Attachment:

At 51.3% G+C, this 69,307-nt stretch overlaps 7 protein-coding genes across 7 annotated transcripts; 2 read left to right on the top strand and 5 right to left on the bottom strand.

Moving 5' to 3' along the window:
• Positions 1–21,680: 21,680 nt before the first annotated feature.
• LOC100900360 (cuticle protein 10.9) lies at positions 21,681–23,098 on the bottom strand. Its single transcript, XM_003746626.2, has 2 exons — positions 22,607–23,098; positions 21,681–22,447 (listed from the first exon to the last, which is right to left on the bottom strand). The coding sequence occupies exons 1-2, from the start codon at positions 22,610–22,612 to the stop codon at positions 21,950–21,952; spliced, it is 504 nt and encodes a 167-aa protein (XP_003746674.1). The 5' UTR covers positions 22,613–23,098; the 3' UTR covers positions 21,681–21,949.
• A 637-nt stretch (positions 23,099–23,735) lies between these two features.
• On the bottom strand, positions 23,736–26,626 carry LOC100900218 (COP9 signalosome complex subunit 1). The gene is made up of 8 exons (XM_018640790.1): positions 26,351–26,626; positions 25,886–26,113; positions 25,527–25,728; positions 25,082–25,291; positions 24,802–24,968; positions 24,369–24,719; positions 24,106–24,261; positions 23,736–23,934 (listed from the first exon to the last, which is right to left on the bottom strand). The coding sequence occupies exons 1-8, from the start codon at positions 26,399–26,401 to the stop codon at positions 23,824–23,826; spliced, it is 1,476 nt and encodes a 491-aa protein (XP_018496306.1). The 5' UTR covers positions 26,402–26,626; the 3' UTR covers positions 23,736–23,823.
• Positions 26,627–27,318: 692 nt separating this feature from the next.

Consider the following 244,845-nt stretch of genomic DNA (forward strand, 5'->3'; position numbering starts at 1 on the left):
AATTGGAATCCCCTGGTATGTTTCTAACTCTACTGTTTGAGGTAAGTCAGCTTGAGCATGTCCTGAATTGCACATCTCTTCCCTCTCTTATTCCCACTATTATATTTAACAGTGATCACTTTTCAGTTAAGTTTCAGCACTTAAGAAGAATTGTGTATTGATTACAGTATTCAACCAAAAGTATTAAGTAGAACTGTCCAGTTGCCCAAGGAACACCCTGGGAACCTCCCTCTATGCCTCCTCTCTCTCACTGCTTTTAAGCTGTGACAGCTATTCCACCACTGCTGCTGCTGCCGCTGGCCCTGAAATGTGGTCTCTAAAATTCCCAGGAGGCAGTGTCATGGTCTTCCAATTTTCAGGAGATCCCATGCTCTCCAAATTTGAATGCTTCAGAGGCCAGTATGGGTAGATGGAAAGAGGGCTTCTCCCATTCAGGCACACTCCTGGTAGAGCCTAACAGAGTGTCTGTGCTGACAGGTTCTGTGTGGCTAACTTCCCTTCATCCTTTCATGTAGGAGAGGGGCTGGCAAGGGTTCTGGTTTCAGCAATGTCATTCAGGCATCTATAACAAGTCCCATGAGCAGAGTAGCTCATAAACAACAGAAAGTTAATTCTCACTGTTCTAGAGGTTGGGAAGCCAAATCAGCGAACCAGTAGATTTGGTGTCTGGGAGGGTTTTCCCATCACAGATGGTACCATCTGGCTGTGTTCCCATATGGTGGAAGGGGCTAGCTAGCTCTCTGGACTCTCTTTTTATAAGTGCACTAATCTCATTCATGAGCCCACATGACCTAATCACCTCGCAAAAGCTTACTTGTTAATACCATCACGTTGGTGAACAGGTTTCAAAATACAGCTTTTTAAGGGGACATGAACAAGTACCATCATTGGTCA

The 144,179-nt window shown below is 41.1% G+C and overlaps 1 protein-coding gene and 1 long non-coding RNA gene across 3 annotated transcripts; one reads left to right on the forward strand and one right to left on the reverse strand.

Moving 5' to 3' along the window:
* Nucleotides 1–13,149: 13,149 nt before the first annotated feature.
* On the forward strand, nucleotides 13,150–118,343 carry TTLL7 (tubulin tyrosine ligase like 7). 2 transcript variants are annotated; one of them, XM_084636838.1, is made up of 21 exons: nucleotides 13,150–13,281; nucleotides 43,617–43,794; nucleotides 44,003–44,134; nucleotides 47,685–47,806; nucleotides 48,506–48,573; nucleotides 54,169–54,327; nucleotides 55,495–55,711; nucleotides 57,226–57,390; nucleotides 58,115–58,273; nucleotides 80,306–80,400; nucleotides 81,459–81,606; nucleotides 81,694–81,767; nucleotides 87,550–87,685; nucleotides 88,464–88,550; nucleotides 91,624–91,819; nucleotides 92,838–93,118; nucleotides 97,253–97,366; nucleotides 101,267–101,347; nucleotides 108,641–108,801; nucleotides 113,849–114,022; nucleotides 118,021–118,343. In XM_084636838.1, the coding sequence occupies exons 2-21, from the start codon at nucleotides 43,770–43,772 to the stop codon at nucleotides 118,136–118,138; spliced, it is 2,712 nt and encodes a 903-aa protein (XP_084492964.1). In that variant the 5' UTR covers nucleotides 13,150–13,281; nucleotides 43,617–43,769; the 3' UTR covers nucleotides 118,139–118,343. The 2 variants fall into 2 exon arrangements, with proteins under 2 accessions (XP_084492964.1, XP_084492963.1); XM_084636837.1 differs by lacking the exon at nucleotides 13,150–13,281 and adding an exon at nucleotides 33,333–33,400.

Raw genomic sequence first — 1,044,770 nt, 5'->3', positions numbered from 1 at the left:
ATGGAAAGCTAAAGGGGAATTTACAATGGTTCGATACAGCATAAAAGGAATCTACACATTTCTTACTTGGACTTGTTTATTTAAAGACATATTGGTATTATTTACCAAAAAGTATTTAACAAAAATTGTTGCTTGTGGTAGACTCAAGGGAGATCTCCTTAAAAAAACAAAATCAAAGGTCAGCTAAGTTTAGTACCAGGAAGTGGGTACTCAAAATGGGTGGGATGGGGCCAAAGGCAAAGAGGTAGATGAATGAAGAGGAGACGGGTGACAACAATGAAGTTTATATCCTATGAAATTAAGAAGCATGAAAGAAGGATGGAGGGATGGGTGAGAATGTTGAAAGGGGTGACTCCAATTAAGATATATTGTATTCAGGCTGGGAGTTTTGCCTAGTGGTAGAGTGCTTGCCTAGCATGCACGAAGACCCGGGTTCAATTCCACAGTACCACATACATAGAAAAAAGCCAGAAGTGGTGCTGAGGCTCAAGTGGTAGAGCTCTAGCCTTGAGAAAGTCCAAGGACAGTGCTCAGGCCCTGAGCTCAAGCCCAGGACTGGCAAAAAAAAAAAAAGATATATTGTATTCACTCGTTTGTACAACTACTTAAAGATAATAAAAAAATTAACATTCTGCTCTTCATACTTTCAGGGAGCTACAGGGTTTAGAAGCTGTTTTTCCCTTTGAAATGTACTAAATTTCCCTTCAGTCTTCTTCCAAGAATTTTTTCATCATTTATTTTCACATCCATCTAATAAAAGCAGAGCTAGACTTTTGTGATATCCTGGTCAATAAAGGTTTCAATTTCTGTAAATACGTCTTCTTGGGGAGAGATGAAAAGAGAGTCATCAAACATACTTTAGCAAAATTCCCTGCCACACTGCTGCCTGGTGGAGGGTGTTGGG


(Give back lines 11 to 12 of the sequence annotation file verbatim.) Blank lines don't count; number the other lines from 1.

Moving 5' to 3' along the window:
* Nucleotides 1–13,149: 13,149 nt before the first annotated feature.